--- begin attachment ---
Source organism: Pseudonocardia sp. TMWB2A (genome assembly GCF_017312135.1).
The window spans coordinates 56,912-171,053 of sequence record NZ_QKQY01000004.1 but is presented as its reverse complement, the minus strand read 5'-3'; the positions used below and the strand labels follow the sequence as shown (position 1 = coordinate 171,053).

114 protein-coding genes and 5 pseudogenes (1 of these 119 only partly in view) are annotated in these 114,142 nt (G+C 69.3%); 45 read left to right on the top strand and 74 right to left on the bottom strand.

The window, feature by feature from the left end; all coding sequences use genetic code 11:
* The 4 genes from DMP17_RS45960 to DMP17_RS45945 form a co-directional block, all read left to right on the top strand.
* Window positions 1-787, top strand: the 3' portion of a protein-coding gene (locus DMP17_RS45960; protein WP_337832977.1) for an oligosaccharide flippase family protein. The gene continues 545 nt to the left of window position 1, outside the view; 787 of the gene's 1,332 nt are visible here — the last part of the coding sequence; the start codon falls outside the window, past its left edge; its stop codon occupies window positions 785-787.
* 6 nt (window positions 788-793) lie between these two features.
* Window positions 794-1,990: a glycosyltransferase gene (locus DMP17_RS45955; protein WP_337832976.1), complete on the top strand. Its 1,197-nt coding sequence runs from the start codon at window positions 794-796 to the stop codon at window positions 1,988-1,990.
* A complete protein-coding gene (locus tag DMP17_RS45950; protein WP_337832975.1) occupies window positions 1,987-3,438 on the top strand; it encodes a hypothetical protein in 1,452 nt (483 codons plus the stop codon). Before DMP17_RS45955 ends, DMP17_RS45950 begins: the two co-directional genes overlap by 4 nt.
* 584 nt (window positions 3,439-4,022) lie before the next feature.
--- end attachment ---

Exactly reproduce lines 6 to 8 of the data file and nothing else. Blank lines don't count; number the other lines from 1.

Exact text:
* Window positions 1-787, top strand: the 3' portion of a protein-coding gene (locus DMP17_RS45960; protein WP_337832977.1) for an oligosaccharide flippase family protein. The gene continues 545 nt to the left of window position 1, outside the view; 787 of the gene's 1,332 nt are visible here — the last part of the coding sequence; the start codon falls outside the window, past its left edge; its stop codon occupies window positions 785-787.
* 6 nt (window positions 788-793) lie between these two features.
* Window positions 794-1,990: a glycosyltransferase gene (locus DMP17_RS45955; protein WP_337832976.1), complete on the top strand. Its 1,197-nt coding sequence runs from the start codon at window positions 794-796 to the stop codon at window positions 1,988-1,990.